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Follow Up By: RMD - Thursday, May 20, 2021 at 09:35

Thursday, May 20, 2021 at 09:35
Woodsy
If a 4.8 normally runs on 91 and timed to do so then all ok. With the "Outback Experience" of using Opal which is said to be also 91 or better, the fuel which you received may have been stored for a while and much of the most volatile molecules had left the scene through evaporation in Aussie heat. That leaves lower volatile fractions of fuel to make up the fluid fuel you received. When used, MORE fuel has to be injected to make up the energy/power required to drive the vehicle forward. That may explain why very high fuel use. If there was any contamination in the fuel the OXY sensor may have received a blast of rubbish and not sensed OXYGEN levels very well. Most times they then cause the ECU to overfuel until the sensor is replaced or the crap is burnt off the sensor by long hot running. Just a thought.

Might also explain why some of the community folk think they have enough fuel to travel to see mates and find they run out somewhere and search parties then become involved.

If fuel has deteriorated through evaporation the fuel burning rate will be slower when ignited by the plug. That means the fuel is still burning when leaving the the cylinder, a bit like late spark timing, and so causes overheating and engine failures if extreme or driven hard while it is happening. Burns exhaust valves!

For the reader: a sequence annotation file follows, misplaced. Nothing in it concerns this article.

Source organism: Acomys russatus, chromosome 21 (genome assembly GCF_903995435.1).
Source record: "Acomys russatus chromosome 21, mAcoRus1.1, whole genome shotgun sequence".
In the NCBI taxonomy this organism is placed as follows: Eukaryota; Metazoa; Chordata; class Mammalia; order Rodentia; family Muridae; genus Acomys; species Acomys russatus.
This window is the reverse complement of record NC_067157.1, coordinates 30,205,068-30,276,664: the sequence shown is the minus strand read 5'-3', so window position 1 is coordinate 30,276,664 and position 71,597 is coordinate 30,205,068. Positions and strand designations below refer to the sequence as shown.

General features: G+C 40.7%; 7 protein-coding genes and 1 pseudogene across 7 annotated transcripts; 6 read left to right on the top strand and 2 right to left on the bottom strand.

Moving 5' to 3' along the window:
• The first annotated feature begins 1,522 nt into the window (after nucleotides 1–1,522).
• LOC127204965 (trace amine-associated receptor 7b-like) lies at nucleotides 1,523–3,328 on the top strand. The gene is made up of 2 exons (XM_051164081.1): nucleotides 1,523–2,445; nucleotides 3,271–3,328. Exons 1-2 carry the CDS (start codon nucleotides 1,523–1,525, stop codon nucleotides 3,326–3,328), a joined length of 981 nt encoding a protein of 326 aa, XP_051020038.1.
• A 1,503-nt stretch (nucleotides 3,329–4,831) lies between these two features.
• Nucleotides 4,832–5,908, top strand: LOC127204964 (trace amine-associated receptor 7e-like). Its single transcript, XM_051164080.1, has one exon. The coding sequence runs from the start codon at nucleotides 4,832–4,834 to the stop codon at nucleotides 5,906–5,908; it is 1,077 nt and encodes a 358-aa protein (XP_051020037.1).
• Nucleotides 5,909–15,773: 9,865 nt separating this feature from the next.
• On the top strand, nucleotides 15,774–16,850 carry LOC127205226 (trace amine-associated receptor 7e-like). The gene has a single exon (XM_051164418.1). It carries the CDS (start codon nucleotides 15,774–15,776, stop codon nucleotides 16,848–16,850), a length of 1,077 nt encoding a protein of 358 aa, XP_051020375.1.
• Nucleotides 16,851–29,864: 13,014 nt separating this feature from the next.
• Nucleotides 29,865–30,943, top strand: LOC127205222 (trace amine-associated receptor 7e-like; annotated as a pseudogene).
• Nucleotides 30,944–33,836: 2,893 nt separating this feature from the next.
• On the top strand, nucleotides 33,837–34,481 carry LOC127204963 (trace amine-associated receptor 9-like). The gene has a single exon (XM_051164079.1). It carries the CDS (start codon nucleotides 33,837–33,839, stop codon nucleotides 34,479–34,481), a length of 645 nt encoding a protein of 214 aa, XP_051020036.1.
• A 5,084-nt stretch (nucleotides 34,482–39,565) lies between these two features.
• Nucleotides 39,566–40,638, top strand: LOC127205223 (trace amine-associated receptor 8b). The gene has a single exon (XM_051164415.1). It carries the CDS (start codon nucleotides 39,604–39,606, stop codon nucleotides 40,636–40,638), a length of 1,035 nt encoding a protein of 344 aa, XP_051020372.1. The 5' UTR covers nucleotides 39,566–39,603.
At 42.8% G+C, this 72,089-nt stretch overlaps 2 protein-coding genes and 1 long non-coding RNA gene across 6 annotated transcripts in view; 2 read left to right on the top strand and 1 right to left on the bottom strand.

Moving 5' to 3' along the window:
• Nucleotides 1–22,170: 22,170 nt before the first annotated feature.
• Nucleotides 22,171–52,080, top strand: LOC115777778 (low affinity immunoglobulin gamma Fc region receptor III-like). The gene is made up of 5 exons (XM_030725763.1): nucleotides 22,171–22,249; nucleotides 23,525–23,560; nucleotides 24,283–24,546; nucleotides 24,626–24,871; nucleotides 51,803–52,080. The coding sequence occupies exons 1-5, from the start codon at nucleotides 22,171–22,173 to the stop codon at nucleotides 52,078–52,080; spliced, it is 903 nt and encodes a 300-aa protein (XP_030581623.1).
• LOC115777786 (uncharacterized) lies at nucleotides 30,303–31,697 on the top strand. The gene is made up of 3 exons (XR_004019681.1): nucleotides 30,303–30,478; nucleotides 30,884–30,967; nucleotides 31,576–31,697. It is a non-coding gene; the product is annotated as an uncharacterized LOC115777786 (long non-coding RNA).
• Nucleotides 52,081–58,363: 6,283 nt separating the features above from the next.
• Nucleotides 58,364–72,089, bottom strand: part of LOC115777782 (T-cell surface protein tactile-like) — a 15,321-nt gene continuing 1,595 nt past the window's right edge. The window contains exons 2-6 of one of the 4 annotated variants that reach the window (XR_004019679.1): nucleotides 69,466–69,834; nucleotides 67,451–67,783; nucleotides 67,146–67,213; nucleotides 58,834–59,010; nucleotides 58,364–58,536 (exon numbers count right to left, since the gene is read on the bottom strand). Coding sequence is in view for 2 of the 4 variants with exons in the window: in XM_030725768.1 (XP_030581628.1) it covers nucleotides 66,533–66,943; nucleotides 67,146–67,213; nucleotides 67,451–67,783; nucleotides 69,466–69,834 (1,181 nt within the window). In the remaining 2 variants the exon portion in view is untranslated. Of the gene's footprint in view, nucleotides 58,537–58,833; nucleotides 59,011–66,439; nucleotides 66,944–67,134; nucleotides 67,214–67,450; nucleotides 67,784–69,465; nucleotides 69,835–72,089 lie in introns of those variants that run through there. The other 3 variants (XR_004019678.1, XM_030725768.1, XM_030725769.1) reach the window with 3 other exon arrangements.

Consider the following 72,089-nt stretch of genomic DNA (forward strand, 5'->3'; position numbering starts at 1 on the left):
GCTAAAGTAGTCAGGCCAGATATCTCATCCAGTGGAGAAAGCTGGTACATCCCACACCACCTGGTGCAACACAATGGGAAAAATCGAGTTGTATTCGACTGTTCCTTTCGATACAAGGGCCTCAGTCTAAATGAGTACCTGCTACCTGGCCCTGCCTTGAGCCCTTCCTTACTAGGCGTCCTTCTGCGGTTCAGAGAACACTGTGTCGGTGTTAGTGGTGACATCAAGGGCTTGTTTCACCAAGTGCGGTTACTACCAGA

Any fuel which is still burning upon exit from cylinder is total lost fuel efficiency as that portion contributes nothing to gas expansion in the cylinder to push pistons. If the burn hasn't happened by 2/3 of downward piston travel, then in the last 1/3 or beyond nothing much is gained. All fuel should be burnt before exhaust valve opens. Best if it is!
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Reply By: Bazooka - Wednesday, May 19, 2021 at 17:15

Wednesday, May 19, 2021 at 17:15
Not really what you were asking about uppy but fwiw here's an earlier thread on unsubstantiated OPAL fuel problems.
Opal Fuel Warning

Generally speaking there's little benefit in using petrol with a higher RON than that recommended by the manufacturer. You could try some Opal then fill it with higher octane fuel if it pings.
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Follow Up By: RMD - Thursday, May 20, 2021 at 09:38

Thursday, May 20, 2021 at 09:38
Bazooka
When only OPAL is allowed out there, an owner cannot fill with a higher RON fuel because it isn't available.
Why? Sniff Sniff.
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Follow Up By: Bazooka - Thursday, May 20, 2021 at 10:19

Thursday, May 20, 2021 at 10:19
No kidding RMD. Not much call for swimming coaches for fish but if I come across a vacancy I'll let you know.
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Reply By: Member - nickb "boab" - Wednesday, May 19, 2021 at 20:34

Wednesday, May 19, 2021 at 20:34
Opal fuel
Cheers Nick b
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Reply By: Life Member - Woodsy - Thursday, May 20, 2021 at 09:50

Thursday, May 20, 2021 at 09:50
Hi RMD

Warburton appeared to be a fairly busy fuel stop so I am unsure about about it being old Opal fuel.